1. Just as Stephen had done in Acts 6:8-9, Saul debated with the Hellenists. Just as with Stephen, they attempted to kill him.
2. When the brethren discovered the plot, they sent Saul to Tarsus by way of Caesarea.
3. I noted an important point here about Saul’s actions. Two times the Jews tried to kill Saul and two times he was taken away for his safety.

B. We know we are to stand firm in the word and we sometimes take that to mean Christians should always stand their ground and never run away from any situation. There are times, however, when your safety needs to come first, especially when God is not finished with you, and God was not finished with Saul. For God’s purpose Saul was not destined to be accepted in Jerusalem; rather his was a call to proclaim the gospel to the Gentiles. Therefore the circumstance of the hatred which naturally arose against Paul in Jerusalem was not removed by God, but was made the occasion of sending him to Tarsus.

1. God had plans for him and when we find ourselves in a situation where our lives are at risk, just remember that unless it’s God’s will, He’s not finished with us, He has plans for us. While all this was going on, when Saul left for Tarsus, God as He always does, is working in the background.
2. Now in Acts 9:31 – “Then the churches throughout all Judea, Galilee, and Samaria had peace and were edified. And walking in the fear of the Lord and in the comfort of the Holy Spirit, they were multiplied.”
3. Luke tells us that a period of peace was enjoyed by the church in Judea, Galilee, and Samaria. He says the church was strengthened, and all the Christians walked in reverent respect for the Lord and the comfort of the Holy Spirit.

C. Look what happened. Luke tells us that all of this resulted in a further multiplication of the number of disciples. Just because a congregation does not have any new converts at the moment doesn’t mean that God isn’t adding to His number in another congregation of His church in another part of the world.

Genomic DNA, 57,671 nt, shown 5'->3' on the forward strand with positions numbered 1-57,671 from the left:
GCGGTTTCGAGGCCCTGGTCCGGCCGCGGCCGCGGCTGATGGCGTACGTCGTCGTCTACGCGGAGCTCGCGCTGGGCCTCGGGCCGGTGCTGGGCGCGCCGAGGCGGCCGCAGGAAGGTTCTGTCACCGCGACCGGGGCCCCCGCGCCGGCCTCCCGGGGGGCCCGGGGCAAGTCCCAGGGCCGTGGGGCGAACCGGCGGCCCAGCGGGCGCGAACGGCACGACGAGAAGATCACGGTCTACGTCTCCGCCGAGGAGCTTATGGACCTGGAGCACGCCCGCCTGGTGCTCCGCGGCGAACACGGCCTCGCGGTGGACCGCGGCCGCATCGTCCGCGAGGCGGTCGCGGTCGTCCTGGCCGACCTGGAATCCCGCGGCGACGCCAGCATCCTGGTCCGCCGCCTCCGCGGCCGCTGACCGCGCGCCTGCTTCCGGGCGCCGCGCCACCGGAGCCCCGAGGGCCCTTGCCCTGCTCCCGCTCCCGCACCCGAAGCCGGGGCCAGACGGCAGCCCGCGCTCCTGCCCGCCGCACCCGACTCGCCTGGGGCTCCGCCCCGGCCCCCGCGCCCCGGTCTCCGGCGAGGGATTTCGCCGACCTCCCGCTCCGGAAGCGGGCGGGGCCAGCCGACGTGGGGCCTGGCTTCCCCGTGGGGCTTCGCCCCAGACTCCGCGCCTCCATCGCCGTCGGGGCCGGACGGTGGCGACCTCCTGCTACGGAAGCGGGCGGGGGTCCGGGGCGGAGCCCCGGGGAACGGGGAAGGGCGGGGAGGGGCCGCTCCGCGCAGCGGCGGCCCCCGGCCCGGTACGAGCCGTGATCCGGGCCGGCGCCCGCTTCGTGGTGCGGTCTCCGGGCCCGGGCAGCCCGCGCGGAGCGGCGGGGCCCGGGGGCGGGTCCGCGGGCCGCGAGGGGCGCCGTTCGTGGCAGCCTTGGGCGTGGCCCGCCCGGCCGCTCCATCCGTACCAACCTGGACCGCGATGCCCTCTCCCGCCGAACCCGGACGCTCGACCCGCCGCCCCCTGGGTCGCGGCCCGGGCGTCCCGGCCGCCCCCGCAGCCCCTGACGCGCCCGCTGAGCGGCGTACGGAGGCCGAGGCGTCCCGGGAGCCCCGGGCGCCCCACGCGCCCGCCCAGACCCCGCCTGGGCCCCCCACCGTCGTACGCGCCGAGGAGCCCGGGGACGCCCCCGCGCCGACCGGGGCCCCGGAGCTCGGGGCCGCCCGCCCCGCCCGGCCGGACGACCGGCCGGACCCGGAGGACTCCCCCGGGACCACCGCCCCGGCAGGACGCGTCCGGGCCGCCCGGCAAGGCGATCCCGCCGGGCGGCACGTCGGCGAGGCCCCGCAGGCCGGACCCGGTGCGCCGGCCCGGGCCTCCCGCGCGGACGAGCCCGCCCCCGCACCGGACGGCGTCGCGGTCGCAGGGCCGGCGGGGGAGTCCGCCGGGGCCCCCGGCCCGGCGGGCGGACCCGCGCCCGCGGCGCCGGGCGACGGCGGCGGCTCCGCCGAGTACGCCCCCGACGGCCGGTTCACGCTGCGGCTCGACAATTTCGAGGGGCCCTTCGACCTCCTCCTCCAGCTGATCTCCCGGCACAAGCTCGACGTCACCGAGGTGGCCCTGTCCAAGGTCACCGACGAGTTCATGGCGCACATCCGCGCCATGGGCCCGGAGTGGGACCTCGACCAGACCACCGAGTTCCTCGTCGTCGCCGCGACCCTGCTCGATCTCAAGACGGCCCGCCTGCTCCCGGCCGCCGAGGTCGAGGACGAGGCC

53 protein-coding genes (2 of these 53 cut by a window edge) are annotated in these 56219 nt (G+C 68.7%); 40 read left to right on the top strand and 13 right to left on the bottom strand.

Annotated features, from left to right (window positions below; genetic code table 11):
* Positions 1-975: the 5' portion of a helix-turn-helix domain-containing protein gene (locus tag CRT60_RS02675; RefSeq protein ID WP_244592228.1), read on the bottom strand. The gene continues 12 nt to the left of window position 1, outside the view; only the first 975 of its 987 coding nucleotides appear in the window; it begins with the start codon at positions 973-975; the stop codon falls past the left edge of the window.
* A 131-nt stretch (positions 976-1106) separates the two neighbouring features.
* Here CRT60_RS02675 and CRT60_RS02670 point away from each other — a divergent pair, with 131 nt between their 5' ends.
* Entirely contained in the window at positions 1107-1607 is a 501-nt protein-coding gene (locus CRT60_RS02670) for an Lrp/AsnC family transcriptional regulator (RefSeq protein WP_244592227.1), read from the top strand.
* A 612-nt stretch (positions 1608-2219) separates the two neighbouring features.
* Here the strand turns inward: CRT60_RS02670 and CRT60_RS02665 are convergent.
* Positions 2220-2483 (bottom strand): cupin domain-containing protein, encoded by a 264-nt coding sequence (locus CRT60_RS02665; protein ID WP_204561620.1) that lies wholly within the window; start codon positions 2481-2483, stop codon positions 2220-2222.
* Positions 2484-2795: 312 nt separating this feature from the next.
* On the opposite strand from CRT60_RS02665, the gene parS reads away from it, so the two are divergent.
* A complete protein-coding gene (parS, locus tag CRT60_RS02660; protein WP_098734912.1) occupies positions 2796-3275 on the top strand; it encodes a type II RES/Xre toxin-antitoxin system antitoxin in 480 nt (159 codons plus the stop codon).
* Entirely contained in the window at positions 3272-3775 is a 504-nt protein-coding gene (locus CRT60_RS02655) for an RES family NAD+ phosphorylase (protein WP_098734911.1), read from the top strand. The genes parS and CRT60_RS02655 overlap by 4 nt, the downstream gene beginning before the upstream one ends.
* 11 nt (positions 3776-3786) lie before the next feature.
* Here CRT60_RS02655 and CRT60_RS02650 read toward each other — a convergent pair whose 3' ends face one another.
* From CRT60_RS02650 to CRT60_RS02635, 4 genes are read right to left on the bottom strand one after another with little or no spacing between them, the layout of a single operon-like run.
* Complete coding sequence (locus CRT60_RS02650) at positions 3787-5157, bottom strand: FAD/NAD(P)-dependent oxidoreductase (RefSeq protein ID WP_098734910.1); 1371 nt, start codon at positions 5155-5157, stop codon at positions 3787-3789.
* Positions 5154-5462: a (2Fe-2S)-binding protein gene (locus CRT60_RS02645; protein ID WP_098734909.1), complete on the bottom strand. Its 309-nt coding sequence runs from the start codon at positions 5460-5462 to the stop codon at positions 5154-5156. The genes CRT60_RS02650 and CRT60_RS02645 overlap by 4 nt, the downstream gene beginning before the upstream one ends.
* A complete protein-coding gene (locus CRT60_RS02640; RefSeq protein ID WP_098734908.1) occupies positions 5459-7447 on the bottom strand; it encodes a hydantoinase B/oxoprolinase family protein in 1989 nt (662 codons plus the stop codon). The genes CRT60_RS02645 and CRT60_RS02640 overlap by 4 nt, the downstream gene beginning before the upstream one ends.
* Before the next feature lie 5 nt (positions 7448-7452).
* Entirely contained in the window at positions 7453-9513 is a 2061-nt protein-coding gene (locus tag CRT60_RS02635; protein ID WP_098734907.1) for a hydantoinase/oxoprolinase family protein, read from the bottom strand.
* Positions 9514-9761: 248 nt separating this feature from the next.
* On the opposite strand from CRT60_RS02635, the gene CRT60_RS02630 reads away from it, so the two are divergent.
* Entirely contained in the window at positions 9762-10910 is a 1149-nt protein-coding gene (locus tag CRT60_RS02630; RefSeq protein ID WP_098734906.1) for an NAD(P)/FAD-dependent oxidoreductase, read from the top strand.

1. God has added to His number here recently and we get letters about baptisms from West 76th Street all the time. We should rejoice with the angels when we hear someone has been baptized into Christ for the forgiveness of their sins.
2. We rejoice and we pray that Christ will strengthen them in their new walk, no matter whom they are or where they are from.
3. Loved ones, if we were to rejoice only when the Lord adds to His number here at Chardon, I think we would seriously have missed the point. The Lord’s church is bigger than the Chardon church of Christ.

D. Jesus, in His teaching about the woman who lost a coin in her home, says when she found it she rejoiced. He says in Luke 15:10 – “Likewise, I say to you, there is joy in the presence of the angels of God over one sinner who repents.” It’s always a time for rejoicing when someone who is lost comes to God and repents no matter where it happens.

V. At the same time as the Lord’s church is enjoying peace, Luke records that the apostles continued to preach the gospel in Judaea, Samaria and Galilee, and tells of two miracles of Peter. The first of which is recorded next here in Acts 9:32-35 – “Now it came to pass, as Peter went through all parts of the country, that he also came down to the saints who dwelt in Lydda. There he found a certain man named Aeneas, who had been bedridden eight years and was paralyzed,. And Peter said to him, "Aeneas,  Jesus the Christ heals you. Arise and make your bed.'' Then he arose immediately. So all who dwelt at Lydda and Sharon saw him and turned to the Lord.”

A. Here’s a man who has not been out of his bed for 8 years because he was a paralytic.

1. Peter never took the credit for healing him as some today might. Peter told Aeneas that it was Jesus Christ who healed him.
2. This miracle was very similar to one that Jesus performed at Jerusalem where Jesus found a man by a pool who had been a paralytic for 38 years. When Jesus heals him He says to him in John 5:8-9 – “Rise, take up your bed and walk.'' And immediately the man was made well, took up his bed, and walked. And that day was the Sabbath.” He picked up his mat and walked.”

B. Paul tells Timothy in chapter 3 of his second letter that there would be those who are; “having a form of godliness but denying its power.” A little earlier Paul describes these same people as; “unloving, unforgiving, slanderers, without self-control, brutal, despisers of good,”. Paul is telling us that there will be those who appear to be Godly yet in reality they have a different agenda.

1. I remember reading an article about a well-known preacher in England who claimed he could heal anyone. A woman whose son was diagnosed with cancer went to him for help and he agreed to help. He would heal her son if she paid him £10,000. She remortgaged her house to raise the money and paid this preacher. The preacher performed his routine to heal her son.
2. Two months later the son died. The woman went back to the preacher requesting a refund because he didn’t heal her son. Do you know what he said in reply to her request? He said that ‘she wouldn’t get a refund and that her son was not healed because she didn’t have enough faith.’